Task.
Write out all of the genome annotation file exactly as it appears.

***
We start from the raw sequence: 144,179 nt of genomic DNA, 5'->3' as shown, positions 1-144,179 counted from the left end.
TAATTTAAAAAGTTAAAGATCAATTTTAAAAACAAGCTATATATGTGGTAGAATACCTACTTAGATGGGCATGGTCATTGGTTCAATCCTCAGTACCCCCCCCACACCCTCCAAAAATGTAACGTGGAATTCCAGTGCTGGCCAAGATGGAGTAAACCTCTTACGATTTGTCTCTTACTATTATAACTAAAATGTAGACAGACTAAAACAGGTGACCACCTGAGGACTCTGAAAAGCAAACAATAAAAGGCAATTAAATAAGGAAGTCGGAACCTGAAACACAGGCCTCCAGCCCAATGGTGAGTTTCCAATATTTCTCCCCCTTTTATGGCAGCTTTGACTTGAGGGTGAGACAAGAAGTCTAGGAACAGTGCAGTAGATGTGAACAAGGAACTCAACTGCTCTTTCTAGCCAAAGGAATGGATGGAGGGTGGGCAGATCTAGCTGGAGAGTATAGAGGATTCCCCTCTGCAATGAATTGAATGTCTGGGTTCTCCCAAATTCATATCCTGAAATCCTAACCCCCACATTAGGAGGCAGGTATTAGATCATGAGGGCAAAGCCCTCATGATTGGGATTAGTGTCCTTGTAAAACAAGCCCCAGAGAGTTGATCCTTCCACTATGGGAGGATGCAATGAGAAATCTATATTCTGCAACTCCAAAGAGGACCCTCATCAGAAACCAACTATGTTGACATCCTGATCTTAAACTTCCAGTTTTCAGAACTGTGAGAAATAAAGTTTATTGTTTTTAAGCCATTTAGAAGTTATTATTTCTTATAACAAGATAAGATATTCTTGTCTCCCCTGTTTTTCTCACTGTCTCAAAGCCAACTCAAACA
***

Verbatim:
We start from the raw sequence: 144,179 nt of genomic DNA, 5'->3' as shown, positions 1-144,179 counted from the left end.
TAATTTAAAAAGTTAAAGATCAATTTTAAAAACAAGCTATATATGTGGTAGAATACCTACTTAGATGGGCATGGTCATTGGTTCAATCCTCAGTACCCCCCCCACACCCTCCAAAAATGTAACGTGGAATTCCAGTGCTGGCCAAGATGGAGTAAACCTCTTACGATTTGTCTCTTACTATTATAACTAAAATGTAGACAGACTAAAACAGGTGACCACCTGAGGACTCTGAAAAGCAAACAATAAAAGGCAATTAAATAAGGAAGTCGGAACCTGAAACACAGGCCTCCAGCCCAATGGTGAGTTTCCAATATTTCTCCCCCTTTTATGGCAGCTTTGACTTGAGGGTGAGACAAGAAGTCTAGGAACAGTGCAGTAGATGTGAACAAGGAACTCAACTGCTCTTTCTAGCCAAAGGAATGGATGGAGGGTGGGCAGATCTAGCTGGAGAGTATAGAGGATTCCCCTCTGCAATGAATTGAATGTCTGGGTTCTCCCAAATTCATATCCTGAAATCCTAACCCCCACATTAGGAGGCAGGTATTAGATCATGAGGGCAAAGCCCTCATGATTGGGATTAGTGTCCTTGTAAAACAAGCCCCAGAGAGTTGATCCTTCCACTATGGGAGGATGCAATGAGAAATCTATATTCTGCAACTCCAAAGAGGACCCTCATCAGAAACCAACTATGTTGACATCCTGATCTTAAACTTCCAGTTTTCAGAACTGTGAGAAATAAAGTTTATTGTTTTTAAGCCATTTAGAAGTTATTATTTCTTATAACAAGATAAGATATTCTTGTCTCCCCTGTTTTTCTCACTGTCTCAAAGCCAACTCAAACA